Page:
- Lakers co-owner executive vice president of basketball operations Jim Buss is believed to be among those who like Rajon Rondo, as Bleacher Report’s Kevin Ding writes as he argues that the Lakers and other teams shouldn’t pay a premium for the point guard.
- The Lakers chose to sign Wayne Ellington instead of Hassan Whiteside after the big man auditioned for the team this past summer, Whiteside said to TNT’s David Aldridge, who writes in his Morning Tip column for NBA.com.
- Warriors coach Steve Kerr has learned how better to navigate leadership boundaries since Mike D’Antoni‘s belief that Kerr wanted his job helped prompt D’Antoni to leave the Suns during Kerr’s tenure as GM in Phoenix, observes Paul Coro of the Arizona Republic.
The Kings wouldn’t rule out trading DeMarcus Cousins or anyone else on their roster at the trade deadline, a person with insight into coach George Karl‘s thinking told Bleacher Report’s Howard Beck. Karl, who also worked with Kings GM Pete D’Alessandro when they were with the Nuggets, has a level of control over personnel decisions in Sacramento, that source said to Beck. Karl would love to acquire Ty Lawson or any of the other members of the 2012/13 Nuggets, the last team Karl coached, Beck also hears.
There were conflicting reports about whether the Celtics were pursuing Cousins prior to the deadline, but most of the chatter surrounding the star center had to do with his frustration regarding Sacramento’s coaching situation. Cousins was an advocate of former coach Michael Malone and expressed frustration about the upheaval that saw Tyrone Corbin and now Karl succeed Malone this season. Still, Cousins has indicated that he’s enthusiastic about playing for Karl, one of nine NBA coaches with more than 1,000 career wins. The 24-year-old center is in the first season of a four-year max extension.
Tension surrounds Lawson and the Nuggets, and GM Tim Connelly recently exhorted the 27-year-old point guard to “grow up” after he was late returning from the All-Star break. The Kings were among the teams with apparent interest, but while the Nuggets reportedly received calls from numerous would-be suitors, they were turning them away. The team did engage in exploratory talks with the Celtics, several sources told Grantland’s Zach Lowe, but it appeared as the deadline drew near that Denver hadn’t seriously considered any deal. Lawson makes more than $12.404MM next season and in excess of $13.213MM in 2016/17, the final season of his contract.
No trades can take place before the end of the season, since the deadline has passed. Teams are eligible to trade players as soon as the regular season is over if they’re not in the playoffs, but typically moves don’t happen until June.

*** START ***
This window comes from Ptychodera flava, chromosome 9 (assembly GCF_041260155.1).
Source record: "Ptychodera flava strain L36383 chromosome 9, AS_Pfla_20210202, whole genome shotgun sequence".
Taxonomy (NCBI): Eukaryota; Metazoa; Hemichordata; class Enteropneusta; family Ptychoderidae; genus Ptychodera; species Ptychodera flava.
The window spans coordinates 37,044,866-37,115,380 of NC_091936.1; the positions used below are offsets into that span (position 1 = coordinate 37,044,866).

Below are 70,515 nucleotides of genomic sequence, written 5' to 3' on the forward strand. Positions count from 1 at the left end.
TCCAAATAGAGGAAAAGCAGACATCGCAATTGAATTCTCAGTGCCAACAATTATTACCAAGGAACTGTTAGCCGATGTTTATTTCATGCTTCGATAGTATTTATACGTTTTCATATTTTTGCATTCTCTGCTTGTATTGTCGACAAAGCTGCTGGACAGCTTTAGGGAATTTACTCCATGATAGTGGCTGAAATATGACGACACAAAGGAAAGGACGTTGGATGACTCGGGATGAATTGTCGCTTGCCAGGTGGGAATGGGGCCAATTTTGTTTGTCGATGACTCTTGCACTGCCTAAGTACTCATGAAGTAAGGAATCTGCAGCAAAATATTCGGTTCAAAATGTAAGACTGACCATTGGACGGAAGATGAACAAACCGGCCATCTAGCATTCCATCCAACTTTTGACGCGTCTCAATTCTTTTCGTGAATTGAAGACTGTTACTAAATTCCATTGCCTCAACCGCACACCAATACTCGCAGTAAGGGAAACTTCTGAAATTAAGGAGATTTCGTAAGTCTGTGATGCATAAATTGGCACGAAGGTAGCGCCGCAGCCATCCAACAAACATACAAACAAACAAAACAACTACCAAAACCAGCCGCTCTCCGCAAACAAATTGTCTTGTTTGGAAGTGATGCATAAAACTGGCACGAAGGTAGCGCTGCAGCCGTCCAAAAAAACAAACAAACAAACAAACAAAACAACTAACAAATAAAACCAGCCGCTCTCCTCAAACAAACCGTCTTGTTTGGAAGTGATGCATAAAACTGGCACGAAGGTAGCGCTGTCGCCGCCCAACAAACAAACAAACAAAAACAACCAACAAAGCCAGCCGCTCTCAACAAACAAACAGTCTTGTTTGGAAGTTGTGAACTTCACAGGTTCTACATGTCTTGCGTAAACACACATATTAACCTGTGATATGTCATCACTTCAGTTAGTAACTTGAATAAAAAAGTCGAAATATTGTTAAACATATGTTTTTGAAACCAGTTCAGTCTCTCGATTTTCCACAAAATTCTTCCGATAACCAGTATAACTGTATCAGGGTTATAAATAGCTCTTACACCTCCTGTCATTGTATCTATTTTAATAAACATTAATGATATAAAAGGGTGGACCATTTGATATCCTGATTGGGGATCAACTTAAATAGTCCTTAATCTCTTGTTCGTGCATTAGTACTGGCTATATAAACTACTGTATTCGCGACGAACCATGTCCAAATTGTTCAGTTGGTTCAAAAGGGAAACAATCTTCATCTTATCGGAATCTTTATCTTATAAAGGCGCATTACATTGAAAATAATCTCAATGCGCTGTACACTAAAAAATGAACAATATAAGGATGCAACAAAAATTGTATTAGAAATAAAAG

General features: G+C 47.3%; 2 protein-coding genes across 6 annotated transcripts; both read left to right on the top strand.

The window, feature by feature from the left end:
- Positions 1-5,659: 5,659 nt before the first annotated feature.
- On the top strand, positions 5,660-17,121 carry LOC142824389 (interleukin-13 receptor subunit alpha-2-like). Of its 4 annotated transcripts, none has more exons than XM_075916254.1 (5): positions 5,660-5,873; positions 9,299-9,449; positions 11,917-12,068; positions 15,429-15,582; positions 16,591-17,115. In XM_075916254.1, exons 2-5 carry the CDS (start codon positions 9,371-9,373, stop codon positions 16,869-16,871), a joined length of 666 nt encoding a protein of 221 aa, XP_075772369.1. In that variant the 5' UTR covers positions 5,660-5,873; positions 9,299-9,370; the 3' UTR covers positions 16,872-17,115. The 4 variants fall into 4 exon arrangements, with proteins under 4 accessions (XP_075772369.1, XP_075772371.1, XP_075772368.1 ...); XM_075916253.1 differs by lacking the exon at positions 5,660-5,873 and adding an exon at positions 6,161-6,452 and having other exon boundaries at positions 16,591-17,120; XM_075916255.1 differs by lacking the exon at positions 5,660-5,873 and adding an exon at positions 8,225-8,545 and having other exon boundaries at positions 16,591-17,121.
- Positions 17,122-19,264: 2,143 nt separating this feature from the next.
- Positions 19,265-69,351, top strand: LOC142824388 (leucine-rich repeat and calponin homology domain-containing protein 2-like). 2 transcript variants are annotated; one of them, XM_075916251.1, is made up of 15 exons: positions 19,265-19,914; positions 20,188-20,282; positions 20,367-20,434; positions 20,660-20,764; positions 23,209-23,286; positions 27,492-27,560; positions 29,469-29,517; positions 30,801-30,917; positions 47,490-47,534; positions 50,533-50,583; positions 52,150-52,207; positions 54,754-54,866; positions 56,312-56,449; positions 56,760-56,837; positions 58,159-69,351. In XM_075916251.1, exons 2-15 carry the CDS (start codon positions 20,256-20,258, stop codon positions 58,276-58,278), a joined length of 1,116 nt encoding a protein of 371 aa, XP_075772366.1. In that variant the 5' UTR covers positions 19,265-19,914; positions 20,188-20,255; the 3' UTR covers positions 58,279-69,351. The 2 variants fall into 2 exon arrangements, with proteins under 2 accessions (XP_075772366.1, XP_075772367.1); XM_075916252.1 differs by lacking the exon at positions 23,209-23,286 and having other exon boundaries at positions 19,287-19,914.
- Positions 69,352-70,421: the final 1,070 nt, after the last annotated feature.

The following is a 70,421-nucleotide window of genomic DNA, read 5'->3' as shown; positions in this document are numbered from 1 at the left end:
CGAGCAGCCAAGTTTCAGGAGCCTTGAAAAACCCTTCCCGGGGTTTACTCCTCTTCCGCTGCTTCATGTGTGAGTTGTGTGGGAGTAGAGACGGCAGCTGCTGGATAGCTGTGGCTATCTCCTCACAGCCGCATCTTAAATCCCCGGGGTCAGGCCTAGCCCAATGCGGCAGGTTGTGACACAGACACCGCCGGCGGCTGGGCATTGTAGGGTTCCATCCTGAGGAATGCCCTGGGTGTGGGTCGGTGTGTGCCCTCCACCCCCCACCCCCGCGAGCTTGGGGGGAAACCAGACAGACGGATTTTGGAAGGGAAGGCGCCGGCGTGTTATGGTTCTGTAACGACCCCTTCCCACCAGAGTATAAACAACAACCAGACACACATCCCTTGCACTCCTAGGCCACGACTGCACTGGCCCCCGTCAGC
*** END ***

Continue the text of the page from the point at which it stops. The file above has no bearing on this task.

WEDNESDAY, 9:24am: Steve Bulpett of the Boston Herald hears “strong word” that nothing has happened regarding the Celtics and Cousins.
MONDAY, 3:12pm: The Celtics are rumored to be trying to pry DeMarcus Cousins from the Kings, according to Sam Smith of Bulls.com, but the Kings have given no indication that Cousins is available, Smith cautions. Boston would appear to be basing any such effort on the notion that Cousins, who’s been frustrated with Sacramento’s coaching changes, and new Kings coach George Karl won’t get along, Smith indicates. However, Cousins has expressed enthusiasm about working with Karl.
The C’s have a deep reserve of draft picks and the sizable expiring contracts of Marcus Thornton, Tayshaun Prince and Brandon Bass, and president of basketball operations Danny Ainge has made it clear for months that he’d like to package his assets for a star. However, stars don’t come easily, and Cousins, who played in his first All-Star Game on Sunday, is having his finest season to date in the first season of a four-year maximum-salary extension.
A more realistic target at the center position for the Celtics would be Enes Kanter, in whom Smith suggests the Celtics also have interest. A. Sherrod Blakely of CSNNE.com heard from a source last week who said Boston wasn’t expected to make a run at Kanter (Twitter link), though Blakely wrote in a full piece this weekend that the C’s were expected to “keep tabs” on the big man who’s requested a trade from the Jazz. He’ll be a restricted free agent this summer.
Reporters make a habit of emptying their notebooks as the deadline draws near, when rumors that would normally make headlines wind up buried beneath the deluge of news. We already passed along highlights from a jam-packed piece that Adrian Wojnarowski of Yahoo! Sports authored tonight, and we’ll do the same with a dispatch from Ken Berger of CBSSports.com, who’s also heard plenty:
- Tim Kawakami of the Bay Area News Group provides some clarity on Lee, saying that the Warriors have always been willing to trade him for assets of value but that the team almost certainly won’t find what it’s looking for on the market. Golden State isn’t likely to simply give away the veteran, a favorite of co-owner Joe Lacob, unless it’s forced to in the offseason, Kawakami adds (All Twitter links).
- Teams around the league expect the Thunder to trade Reggie Jackson before Thursday’s 2pm Central time trade deadline, Berger writes, indicating that they believe tax concerns would be the catalyst for Oklahoma City to make a deal.